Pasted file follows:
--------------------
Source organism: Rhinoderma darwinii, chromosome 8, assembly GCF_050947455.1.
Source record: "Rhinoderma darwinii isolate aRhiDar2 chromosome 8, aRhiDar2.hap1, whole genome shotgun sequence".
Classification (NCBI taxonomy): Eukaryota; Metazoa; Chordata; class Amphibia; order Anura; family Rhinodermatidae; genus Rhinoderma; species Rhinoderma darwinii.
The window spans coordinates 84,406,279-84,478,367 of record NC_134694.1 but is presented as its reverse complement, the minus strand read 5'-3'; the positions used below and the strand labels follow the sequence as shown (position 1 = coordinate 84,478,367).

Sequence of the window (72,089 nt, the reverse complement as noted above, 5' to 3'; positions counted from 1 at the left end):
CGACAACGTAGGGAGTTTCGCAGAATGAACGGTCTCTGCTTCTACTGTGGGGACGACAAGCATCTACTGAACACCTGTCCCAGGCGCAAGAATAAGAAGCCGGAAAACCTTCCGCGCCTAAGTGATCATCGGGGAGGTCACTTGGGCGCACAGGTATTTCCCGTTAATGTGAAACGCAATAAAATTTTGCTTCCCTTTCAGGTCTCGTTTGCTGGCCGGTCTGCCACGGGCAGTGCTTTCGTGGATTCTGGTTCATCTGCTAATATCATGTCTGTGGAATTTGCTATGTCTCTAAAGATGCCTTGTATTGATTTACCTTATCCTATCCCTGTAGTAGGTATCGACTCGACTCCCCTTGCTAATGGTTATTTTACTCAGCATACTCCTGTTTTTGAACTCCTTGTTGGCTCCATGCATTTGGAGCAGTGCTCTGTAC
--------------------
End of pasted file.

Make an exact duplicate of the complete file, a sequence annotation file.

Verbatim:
Source organism: Rhinoderma darwinii, chromosome 8, assembly GCF_050947455.1.
Source record: "Rhinoderma darwinii isolate aRhiDar2 chromosome 8, aRhiDar2.hap1, whole genome shotgun sequence".
Classification (NCBI taxonomy): Eukaryota; Metazoa; Chordata; class Amphibia; order Anura; family Rhinodermatidae; genus Rhinoderma; species Rhinoderma darwinii.
The window spans coordinates 84,406,279-84,478,367 of record NC_134694.1 but is presented as its reverse complement, the minus strand read 5'-3'; the positions used below and the strand labels follow the sequence as shown (position 1 = coordinate 84,478,367).

Sequence of the window (72,089 nt, the reverse complement as noted above, 5' to 3'; positions counted from 1 at the left end):
CGACAACGTAGGGAGTTTCGCAGAATGAACGGTCTCTGCTTCTACTGTGGGGACGACAAGCATCTACTGAACACCTGTCCCAGGCGCAAGAATAAGAAGCCGGAAAACCTTCCGCGCCTAAGTGATCATCGGGGAGGTCACTTGGGCGCACAGGTATTTCCCGTTAATGTGAAACGCAATAAAATTTTGCTTCCCTTTCAGGTCTCGTTTGCTGGCCGGTCTGCCACGGGCAGTGCTTTCGTGGATTCTGGTTCATCTGCTAATATCATGTCTGTGGAATTTGCTATGTCTCTAAAGATGCCTTGTATTGATTTACCTTATCCTATCCCTGTAGTAGGTATCGACTCGACTCCCCTTGCTAATGGTTATTTTACTCAGCATACTCCTGTTTTTGAACTCCTTGTTGGCTCCATGCATTTGGAGCAGTGCTCTGTAC